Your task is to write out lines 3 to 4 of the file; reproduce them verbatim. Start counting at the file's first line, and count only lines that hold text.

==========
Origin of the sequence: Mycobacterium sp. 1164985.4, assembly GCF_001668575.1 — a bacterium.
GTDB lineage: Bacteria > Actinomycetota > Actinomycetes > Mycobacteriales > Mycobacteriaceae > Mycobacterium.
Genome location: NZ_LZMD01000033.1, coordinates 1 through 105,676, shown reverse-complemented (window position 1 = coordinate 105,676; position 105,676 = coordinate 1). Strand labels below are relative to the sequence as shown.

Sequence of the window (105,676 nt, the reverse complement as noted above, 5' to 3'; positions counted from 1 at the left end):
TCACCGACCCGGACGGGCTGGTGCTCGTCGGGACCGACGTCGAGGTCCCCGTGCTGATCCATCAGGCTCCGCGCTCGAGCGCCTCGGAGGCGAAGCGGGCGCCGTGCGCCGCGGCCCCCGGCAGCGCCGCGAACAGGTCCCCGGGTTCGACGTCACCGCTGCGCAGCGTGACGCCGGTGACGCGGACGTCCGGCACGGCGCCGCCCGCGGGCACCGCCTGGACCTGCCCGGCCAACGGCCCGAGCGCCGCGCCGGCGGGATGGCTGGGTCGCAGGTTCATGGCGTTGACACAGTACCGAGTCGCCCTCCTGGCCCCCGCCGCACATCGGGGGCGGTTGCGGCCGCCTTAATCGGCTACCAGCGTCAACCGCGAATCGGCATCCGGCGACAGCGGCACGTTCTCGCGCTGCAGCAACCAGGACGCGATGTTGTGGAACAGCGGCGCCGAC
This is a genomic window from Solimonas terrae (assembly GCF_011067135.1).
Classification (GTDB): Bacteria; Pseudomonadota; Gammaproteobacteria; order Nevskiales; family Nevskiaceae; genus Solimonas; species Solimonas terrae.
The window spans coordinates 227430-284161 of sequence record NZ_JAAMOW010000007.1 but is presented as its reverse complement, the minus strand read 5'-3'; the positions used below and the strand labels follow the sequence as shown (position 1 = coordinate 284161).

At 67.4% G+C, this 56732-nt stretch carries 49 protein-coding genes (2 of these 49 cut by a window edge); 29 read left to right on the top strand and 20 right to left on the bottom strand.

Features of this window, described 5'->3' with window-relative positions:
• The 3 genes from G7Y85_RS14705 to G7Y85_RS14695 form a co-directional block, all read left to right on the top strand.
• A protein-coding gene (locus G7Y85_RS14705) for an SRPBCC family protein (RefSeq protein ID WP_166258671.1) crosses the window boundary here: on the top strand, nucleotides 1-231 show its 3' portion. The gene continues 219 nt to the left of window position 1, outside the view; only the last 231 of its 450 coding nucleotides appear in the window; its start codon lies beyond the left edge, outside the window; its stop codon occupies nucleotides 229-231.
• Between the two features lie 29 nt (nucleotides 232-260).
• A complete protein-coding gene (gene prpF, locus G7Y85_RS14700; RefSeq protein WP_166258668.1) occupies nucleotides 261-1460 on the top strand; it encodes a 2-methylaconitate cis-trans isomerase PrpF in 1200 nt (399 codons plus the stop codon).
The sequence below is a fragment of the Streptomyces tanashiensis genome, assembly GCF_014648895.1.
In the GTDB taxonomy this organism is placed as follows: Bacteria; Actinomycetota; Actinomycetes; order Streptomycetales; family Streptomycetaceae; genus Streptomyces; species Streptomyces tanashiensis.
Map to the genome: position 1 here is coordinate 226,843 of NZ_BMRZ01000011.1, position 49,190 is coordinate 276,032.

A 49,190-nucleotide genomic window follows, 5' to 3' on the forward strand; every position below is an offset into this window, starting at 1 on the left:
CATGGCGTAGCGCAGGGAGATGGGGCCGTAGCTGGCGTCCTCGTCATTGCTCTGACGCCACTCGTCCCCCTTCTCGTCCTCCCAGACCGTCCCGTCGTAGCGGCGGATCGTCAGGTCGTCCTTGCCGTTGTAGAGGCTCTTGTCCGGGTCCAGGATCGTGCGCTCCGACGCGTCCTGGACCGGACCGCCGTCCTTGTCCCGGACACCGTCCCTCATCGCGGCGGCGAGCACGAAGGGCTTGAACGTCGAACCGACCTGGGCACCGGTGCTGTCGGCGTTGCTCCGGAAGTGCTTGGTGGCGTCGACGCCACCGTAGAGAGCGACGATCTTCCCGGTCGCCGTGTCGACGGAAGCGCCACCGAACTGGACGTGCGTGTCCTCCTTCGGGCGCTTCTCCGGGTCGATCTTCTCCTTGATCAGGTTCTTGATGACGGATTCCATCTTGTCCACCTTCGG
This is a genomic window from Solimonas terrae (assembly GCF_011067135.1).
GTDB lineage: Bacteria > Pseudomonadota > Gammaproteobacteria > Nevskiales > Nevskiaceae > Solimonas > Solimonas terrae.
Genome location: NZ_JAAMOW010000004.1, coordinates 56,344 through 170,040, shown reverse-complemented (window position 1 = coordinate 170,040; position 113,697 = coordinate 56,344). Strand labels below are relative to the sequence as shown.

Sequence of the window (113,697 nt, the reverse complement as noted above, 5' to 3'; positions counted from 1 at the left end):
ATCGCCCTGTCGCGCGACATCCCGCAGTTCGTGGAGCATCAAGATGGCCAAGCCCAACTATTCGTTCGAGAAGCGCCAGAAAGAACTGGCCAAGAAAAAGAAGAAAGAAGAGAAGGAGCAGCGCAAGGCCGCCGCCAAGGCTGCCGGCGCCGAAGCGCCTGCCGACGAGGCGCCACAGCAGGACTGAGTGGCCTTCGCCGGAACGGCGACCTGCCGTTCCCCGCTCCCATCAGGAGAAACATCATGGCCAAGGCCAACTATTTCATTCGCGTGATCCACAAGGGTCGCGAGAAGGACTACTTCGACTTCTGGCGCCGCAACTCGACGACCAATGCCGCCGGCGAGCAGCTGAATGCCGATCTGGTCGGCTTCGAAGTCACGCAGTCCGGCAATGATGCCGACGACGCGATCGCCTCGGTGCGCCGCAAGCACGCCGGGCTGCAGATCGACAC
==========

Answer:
Genome location: NZ_LZMD01000033.1, coordinates 1 through 105,676, shown reverse-complemented (window position 1 = coordinate 105,676; position 105,676 = coordinate 1). Strand labels below are relative to the sequence as shown.

Sequence of the window (105,676 nt, the reverse complement as noted above, 5' to 3'; positions counted from 1 at the left end):